caboose

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caboose

One's buttocks. A "caboose" is the last car on a freight train. Get your caboose in here, dinner's ready! Oh please, there's no way my big caboose will fit into pants that size.

caboose

(kəˈbus)
n. the buttocks. (From the name of the car at the end of a railroad train.) You just plunk your caboose over there on the settee and listen up to what I have to tell you.
References in periodicals archive ?
A new artifact is coming to the Whydah Pirate Museum in Yarmouth, Massachusetts: a caboose stove, used on the pirate ship Whydah.
"All good songs need a caboose, and yours have them."
A caboose? Loesser pulled out a black marker and a piece of paper and started to draw a locomotive.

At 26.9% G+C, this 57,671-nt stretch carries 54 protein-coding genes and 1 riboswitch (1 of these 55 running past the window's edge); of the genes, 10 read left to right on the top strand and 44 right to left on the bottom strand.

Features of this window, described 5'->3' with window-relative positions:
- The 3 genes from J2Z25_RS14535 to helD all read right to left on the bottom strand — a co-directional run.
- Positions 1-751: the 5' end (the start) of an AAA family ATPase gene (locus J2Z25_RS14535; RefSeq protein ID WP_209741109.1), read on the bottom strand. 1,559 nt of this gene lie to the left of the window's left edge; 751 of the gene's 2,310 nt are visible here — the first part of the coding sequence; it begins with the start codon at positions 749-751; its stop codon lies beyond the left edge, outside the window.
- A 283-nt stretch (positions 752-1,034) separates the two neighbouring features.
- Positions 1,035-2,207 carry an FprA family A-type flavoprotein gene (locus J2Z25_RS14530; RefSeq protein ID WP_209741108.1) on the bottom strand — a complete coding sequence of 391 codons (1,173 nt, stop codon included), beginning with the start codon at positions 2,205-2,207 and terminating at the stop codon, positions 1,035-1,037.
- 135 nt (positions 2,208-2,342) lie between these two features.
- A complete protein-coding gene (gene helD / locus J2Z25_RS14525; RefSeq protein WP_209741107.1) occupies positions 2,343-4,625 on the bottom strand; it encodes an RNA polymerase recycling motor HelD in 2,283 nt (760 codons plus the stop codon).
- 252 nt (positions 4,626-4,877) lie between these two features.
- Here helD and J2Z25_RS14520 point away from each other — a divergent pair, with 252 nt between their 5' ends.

The train consisted of an engine, two freight cars and a caboose. It was traveling north on the tracks in reverse - caboose-first - when the collision occurred shortly before 12:30 p.m., sheriff's Sgt.
"The Arctic Caboose" is about one of Admiral Perry's trips to the North Pole, where a caboose railway car is set on the deck of the explorer's ship and used as a cabin.
He worked for the railway and lived in a caboose. When he came to visit on weekends, his car was always dirty so I could always count on that buck."
No doubt, the springs of a caboose on a construction train are not admirably adapted for steadiness of aim; but, considering the broad flank of the buffalo and the amount of powder burnt, I did think that -- well, never mind.
I built a caboose out of wood and thought, 'If I build this a little bigger, I could ride on it.'"
Set up in the highest site or in a caboose or lookout tower?